What I work on > who I work with > how consistently I work > how hard I work. — Naval Ravikant
“All the golden heros are walking flaws who have maximised one or two traits.” — Tim Ferris
Human expertise is very variable. How many people that impressed me with skill A were horrendous at skill B? I just didn’t hear about skill B.
Learn about how horrible the past was. It’ll make me feel grateful to live in the modern world.
Dan Carlin’s Hardcore History is a helpful podcast for this.
At the start of a day, remind myself of the things that may go wrong.
And realise those possibilities aren’t as bad as they seem.
Don’t expect bad things to happen. But acknowledge bad things may happen.
This works well when planning tasks for the day (ex: X may cancel the meeting).
Do something that’ll benefit my future self.
Ex: Put a reminder to make my bed in my journal so I’ll see it the next morning.
Death is weird. Being reminded of it creates messy emotions. But also some benefits:
- Remember that I’ll do [current action] for the last time someday. Maybe even today.
- Remember I might look back on this current moment wistfully. Because I’ll likely have more problems as I get older and closer to death.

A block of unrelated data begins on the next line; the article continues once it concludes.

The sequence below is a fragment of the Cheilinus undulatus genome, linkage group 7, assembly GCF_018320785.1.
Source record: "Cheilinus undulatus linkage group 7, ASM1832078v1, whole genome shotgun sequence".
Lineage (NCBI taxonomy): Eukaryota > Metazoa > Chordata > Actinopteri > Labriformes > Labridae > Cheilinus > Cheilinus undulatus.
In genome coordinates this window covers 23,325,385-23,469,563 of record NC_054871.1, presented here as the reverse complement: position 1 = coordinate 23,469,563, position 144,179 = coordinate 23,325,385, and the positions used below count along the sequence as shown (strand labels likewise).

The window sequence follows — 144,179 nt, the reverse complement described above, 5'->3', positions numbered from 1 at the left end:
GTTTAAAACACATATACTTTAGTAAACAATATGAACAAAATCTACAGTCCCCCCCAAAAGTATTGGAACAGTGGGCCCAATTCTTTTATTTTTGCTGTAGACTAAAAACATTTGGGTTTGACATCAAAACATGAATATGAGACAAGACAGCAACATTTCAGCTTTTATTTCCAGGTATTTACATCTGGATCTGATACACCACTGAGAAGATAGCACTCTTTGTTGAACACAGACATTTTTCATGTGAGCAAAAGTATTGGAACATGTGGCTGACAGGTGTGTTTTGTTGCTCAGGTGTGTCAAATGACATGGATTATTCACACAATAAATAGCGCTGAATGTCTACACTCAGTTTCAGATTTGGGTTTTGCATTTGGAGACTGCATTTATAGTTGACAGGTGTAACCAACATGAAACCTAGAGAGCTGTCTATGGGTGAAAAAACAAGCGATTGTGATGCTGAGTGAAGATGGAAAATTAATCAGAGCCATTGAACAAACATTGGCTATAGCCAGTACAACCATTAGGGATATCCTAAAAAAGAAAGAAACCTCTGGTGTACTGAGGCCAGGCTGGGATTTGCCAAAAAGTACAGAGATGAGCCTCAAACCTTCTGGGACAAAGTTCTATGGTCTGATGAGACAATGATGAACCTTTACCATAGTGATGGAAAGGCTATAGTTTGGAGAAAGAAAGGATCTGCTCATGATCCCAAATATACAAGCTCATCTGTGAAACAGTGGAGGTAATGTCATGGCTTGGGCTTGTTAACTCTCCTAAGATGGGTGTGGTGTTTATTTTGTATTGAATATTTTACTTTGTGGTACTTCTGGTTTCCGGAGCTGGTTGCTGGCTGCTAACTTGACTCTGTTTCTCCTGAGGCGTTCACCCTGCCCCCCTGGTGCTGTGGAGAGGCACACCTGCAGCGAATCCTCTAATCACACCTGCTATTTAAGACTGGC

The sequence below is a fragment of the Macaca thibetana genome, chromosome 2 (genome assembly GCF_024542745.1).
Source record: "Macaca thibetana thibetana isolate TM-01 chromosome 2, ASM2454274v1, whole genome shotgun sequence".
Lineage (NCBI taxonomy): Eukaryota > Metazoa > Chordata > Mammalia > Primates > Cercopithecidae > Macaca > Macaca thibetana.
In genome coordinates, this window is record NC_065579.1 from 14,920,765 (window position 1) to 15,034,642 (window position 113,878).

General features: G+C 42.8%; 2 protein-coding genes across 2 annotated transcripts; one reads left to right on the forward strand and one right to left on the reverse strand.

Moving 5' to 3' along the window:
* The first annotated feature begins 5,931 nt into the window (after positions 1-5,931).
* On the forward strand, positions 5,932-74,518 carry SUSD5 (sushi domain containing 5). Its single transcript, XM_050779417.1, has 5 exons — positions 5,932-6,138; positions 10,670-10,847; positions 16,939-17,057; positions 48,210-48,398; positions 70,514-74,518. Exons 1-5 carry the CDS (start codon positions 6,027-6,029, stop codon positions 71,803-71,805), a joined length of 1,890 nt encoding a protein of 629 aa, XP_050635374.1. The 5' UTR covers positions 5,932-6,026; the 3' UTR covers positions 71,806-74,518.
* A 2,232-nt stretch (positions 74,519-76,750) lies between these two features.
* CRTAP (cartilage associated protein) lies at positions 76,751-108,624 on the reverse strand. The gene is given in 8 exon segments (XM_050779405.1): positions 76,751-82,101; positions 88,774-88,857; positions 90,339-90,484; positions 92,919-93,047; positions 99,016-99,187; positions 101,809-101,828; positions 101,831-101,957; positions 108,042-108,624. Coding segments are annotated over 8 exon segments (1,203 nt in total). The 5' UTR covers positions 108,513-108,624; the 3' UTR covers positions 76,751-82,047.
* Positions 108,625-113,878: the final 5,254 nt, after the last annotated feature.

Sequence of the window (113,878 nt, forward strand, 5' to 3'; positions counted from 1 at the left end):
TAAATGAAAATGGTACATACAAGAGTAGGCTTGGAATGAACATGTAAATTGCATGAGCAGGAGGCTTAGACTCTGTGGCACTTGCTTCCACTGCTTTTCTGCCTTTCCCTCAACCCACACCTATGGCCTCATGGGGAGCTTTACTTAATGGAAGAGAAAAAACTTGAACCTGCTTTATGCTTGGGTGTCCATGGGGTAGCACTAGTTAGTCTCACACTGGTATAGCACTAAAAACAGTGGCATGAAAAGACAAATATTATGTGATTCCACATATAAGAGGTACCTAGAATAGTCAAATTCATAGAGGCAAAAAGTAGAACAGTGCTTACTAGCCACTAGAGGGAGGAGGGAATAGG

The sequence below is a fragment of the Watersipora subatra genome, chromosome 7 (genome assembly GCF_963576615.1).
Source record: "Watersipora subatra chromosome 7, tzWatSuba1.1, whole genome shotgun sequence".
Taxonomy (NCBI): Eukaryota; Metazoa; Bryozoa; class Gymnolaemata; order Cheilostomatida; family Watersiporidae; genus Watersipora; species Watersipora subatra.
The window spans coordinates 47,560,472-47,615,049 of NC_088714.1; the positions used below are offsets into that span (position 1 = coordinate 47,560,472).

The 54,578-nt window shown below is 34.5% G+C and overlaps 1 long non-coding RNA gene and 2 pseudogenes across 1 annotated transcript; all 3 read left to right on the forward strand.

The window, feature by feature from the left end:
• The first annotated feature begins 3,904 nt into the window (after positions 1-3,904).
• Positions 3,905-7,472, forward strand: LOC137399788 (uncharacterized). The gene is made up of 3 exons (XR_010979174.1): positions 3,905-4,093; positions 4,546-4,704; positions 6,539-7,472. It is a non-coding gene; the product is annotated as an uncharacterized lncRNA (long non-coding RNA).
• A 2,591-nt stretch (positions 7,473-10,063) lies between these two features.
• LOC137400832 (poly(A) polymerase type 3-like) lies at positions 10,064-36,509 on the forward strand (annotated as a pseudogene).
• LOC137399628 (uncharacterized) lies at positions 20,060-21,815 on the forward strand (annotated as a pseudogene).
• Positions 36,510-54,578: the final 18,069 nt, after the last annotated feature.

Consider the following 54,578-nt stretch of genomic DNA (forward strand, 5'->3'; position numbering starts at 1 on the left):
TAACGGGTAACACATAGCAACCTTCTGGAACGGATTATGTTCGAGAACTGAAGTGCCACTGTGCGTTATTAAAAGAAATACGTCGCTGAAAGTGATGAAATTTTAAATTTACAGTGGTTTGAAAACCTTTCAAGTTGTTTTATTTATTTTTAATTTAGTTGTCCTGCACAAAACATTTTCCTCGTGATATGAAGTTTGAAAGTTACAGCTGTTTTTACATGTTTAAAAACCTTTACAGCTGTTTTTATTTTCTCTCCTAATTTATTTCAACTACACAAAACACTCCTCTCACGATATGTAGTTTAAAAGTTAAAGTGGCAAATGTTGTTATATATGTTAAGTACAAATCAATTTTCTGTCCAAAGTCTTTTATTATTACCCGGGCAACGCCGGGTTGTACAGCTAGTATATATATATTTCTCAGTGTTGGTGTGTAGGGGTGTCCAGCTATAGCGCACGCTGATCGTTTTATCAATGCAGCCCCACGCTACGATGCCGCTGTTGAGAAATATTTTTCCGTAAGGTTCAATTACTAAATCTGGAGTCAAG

Both will make me appreciate the present.
Before starting, plan multiple approaches for my goal. And how long to spend on one before switching to another.
Just ask. No matter how complicated my problems are. Others often relate.
- Ex: I can search the most vulnerable issues on Reddit. I’ll find dozens of others with the same issue. Ex: “site:reddit.com I worry I make others sad” → post
- Ex: It’s easy to ask for advice by making the question about them. “Could I ask you for advice on how to deal with anxiety?” → “How do you deal with anxiety?”
Just try. Each new experience leads to the next one. Even if the first wasn’t valuable, it might lead to a valuable one — Jesse Pound
When I stumble across awe or beauty, leave everything else. Witness that moment.
The sunrise a minute later won’t be the sunrise I see now.
If I don’t know what to do, helping others is a good default :D
It benefits others, makes me happier, strengthens relationships, and gives me new perspectives.
I can’t reason away emotions. Pause to consider emotions when an idea/situation isn’t making logical sense.
Notes are useless if I don’t read them. — Rob Fitzpatrick
Clutter starts with my desk. Simplest way to feel more organised = declutter my desk.
I, others, and the world are always changing.
If I feel upset at X, say: “This too shall pass.”
Nothing matters as much as I think in the long run.
To realise this, go on a walk and ask: “WHY am I [verb]?”
“Don’t take yourself so seriously. You’re just a monkey with a plan, after all.” — Naval Ravikant
Say this when I feel like I ‘deserve’ something.
The universe doesn’t owe me anything. When something goes wrong, shrug it off.
A bad day is just setting up the next one to be better.
At the end of a bad day, say: “Surely tomorrow can’t be this bad!” :D
Sometimes, a ‘failure’ will stop me for a while. Ex: pulling a muscle while exercising.
That’s the universe saying: “Stop. I unlocked this time for you. Go research how to avoid this mistake next time.”